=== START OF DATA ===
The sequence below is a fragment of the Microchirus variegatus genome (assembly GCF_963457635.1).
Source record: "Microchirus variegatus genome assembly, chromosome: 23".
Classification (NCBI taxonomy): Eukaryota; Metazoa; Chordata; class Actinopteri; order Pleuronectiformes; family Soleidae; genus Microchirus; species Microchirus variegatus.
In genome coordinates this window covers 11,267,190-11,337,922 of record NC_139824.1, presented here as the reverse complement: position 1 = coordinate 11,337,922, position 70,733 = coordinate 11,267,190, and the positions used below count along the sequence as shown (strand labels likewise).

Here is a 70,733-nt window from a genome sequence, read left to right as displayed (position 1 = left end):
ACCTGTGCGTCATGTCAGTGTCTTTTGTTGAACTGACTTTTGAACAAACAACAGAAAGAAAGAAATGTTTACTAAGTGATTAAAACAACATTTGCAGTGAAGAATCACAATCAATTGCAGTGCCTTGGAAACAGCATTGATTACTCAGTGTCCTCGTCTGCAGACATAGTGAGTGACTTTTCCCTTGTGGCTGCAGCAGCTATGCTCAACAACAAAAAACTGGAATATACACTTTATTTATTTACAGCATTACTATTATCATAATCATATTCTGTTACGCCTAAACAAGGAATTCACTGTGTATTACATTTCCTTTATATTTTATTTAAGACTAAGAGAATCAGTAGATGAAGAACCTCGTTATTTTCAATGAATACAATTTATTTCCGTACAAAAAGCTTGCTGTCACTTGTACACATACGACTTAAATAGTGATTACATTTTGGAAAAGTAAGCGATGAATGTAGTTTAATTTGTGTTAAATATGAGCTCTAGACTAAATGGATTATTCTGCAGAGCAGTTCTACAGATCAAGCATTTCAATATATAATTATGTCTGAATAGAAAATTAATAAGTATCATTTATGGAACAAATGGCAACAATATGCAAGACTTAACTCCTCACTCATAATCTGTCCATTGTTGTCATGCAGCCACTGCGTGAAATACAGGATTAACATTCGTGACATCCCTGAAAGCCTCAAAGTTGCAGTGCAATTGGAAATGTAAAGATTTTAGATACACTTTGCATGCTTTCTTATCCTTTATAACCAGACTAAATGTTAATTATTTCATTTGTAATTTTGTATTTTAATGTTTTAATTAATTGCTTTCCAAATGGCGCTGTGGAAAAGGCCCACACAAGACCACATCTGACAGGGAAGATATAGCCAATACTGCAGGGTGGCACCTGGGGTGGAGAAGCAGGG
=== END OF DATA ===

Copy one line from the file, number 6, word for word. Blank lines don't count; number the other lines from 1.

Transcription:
ACCTGTGCGTCATGTCAGTGTCTTTTGTTGAACTGACTTTTGAACAAACAACAGAAAGAAAGAAATGTTTACTAAGTGATTAAAACAACATTTGCAGTGAAGAATCACAATCAATTGCAGTGCCTTGGAAACAGCATTGATTACTCAGTGTCCTCGTCTGCAGACATAGTGAGTGACTTTTCCCTTGTGGCTGCAGCAGCTATGCTCAACAACAAAAAACTGGAATATACACTTTATTTATTTACAGCATTACTATTATCATAATCATATTCTGTTACGCCTAAACAAGGAATTCACTGTGTATTACATTTCCTTTATATTTTATTTAAGACTAAGAGAATCAGTAGATGAAGAACCTCGTTATTTTCAATGAATACAATTTATTTCCGTACAAAAAGCTTGCTGTCACTTGTACACATACGACTTAAATAGTGATTACATTTTGGAAAAGTAAGCGATGAATGTAGTTTAATTTGTGTTAAATATGAGCTCTAGACTAAATGGATTATTCTGCAGAGCAGTTCTACAGATCAAGCATTTCAATATATAATTATGTCTGAATAGAAAATTAATAAGTATCATTTATGGAACAAATGGCAACAATATGCAAGACTTAACTCCTCACTCATAATCTGTCCATTGTTGTCATGCAGCCACTGCGTGAAATACAGGATTAACATTCGTGACATCCCTGAAAGCCTCAAAGTTGCAGTGCAATTGGAAATGTAAAGATTTTAGATACACTTTGCATGCTTTCTTATCCTTTATAACCAGACTAAATGTTAATTATTTCATTTGTAATTTTGTATTTTAATGTTTTAATTAATTGCTTTCCAAATGGCGCTGTGGAAAAGGCCCACACAAGACCACATCTGACAGGGAAGATATAGCCAATACTGCAGGGTGGCACCTGGGGTGGAGAAGCAGGG